While international teams are firmly invested in American youth soccer, the MLS is uniquely positioned to grow not only the next generation of talent but, just as important, the next generation of fans. Unlike any other major American sport, the same governing body, US Soccer, oversees both the youth and professional arms of the sport. This allows for unparalleled flow of information, tactics and experiences between both sides. The average MLS team annually invests more than $1.5 million in its youth initiatives.
We studied Sporting Kansas City’s network to get a better idea of how professional teams approach their youth affiliates. As illustrated to the right, the system is tiered and draws a direct connection from any youth club to a first-team player. While not every one of these youth players will play professional soccer, they feed the pipeline of future fans while being treated to replica jerseys and tickets to see the top club in action. Affordable ticket sales and lively game day environments will continue to appeal to young demographics.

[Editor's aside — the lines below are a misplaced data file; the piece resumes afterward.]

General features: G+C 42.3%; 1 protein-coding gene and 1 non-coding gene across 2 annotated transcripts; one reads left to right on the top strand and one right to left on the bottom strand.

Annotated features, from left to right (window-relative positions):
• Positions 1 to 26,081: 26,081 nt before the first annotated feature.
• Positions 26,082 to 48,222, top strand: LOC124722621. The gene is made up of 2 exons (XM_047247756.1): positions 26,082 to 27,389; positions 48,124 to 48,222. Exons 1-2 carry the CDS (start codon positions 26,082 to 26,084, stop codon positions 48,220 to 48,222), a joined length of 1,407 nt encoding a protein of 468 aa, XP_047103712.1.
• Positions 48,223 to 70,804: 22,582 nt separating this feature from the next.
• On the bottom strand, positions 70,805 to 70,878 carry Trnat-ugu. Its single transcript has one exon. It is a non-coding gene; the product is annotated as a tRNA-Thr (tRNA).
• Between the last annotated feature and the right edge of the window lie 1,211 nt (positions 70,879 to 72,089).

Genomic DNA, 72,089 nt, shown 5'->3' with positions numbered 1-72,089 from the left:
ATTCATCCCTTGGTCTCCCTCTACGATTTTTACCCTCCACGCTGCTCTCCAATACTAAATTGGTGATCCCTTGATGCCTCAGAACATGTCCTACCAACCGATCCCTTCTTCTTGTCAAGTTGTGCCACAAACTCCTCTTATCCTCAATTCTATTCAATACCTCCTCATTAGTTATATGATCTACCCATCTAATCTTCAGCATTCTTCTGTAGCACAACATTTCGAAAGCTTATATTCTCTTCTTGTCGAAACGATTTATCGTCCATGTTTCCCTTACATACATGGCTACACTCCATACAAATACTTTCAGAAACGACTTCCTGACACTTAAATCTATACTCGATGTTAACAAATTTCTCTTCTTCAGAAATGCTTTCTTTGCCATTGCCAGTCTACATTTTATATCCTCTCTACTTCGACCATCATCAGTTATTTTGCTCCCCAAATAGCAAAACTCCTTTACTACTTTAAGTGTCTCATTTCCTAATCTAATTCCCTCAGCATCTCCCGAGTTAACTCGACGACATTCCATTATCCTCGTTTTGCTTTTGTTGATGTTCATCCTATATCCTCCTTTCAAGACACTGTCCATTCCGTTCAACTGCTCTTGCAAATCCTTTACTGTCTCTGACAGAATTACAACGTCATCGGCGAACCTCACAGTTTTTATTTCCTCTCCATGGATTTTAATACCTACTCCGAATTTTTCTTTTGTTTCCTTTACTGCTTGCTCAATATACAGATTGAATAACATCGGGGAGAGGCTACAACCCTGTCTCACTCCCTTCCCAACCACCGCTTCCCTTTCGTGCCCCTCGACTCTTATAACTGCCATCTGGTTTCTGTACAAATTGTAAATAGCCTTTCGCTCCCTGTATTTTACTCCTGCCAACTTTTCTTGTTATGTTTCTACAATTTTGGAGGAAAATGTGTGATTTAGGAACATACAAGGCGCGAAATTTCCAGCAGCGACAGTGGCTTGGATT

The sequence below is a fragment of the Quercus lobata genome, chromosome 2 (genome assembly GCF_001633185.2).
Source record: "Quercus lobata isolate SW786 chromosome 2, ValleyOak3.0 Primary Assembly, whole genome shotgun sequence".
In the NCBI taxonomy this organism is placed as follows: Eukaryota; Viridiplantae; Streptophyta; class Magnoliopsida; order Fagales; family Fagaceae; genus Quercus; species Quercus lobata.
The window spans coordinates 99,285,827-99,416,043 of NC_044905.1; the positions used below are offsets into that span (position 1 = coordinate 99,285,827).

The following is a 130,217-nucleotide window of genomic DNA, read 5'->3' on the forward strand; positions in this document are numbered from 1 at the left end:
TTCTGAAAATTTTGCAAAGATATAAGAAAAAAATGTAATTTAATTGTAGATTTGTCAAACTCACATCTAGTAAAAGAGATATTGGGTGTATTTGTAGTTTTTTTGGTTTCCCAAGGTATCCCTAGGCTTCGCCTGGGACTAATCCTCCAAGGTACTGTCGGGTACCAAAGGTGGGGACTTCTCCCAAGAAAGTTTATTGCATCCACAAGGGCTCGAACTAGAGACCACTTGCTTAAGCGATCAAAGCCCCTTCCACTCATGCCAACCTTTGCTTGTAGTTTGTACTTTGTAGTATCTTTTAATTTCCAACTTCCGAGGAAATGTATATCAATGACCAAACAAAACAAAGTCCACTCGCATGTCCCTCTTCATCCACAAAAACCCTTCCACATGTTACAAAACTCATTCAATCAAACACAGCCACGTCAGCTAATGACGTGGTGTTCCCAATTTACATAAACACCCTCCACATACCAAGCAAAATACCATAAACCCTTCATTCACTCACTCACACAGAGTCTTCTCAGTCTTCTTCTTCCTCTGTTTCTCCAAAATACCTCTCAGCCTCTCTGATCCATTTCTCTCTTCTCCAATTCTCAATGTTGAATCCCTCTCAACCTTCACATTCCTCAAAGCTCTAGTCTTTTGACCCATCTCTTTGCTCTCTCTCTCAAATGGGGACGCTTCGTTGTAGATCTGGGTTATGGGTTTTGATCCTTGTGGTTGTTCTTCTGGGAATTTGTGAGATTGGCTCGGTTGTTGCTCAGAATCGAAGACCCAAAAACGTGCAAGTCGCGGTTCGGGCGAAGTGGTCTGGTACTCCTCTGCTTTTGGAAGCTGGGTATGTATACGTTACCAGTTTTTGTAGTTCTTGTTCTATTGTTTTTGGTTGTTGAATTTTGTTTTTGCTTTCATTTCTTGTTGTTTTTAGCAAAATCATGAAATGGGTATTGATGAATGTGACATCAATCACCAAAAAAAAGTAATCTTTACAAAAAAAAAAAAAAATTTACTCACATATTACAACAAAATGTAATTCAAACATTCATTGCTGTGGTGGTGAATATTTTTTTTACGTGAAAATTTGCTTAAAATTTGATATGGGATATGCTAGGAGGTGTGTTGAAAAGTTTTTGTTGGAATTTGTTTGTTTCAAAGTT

In a lot of ways, the most recent MLS Cup was symbolic of the new status of American soccer. On screen, multiple broadcast partners presented the match across a variety of platforms. On the pitch, two rosters included emerging homegrown superstars learning from seasoned international players. In the stands, two of the most passionate supporters’ sections in the game chanted until they went hoarse.
As American soccer continues to grow, how will designers make sure the action surrounding the pitch matches the joy of the beautiful game itself? Stay tuned for a follow-up post examining that topic.
Matthew Bunis focuses his time at Populous on the Major League Soccer and Major League Baseball markets. A product of the Syracuse University architecture program, he brings experience in all phases of design and construction.
John Shreve has planned, designed and realized environments across the globe for more than a quarter century. His award-winning work includes designs for several public and mixed-use projects.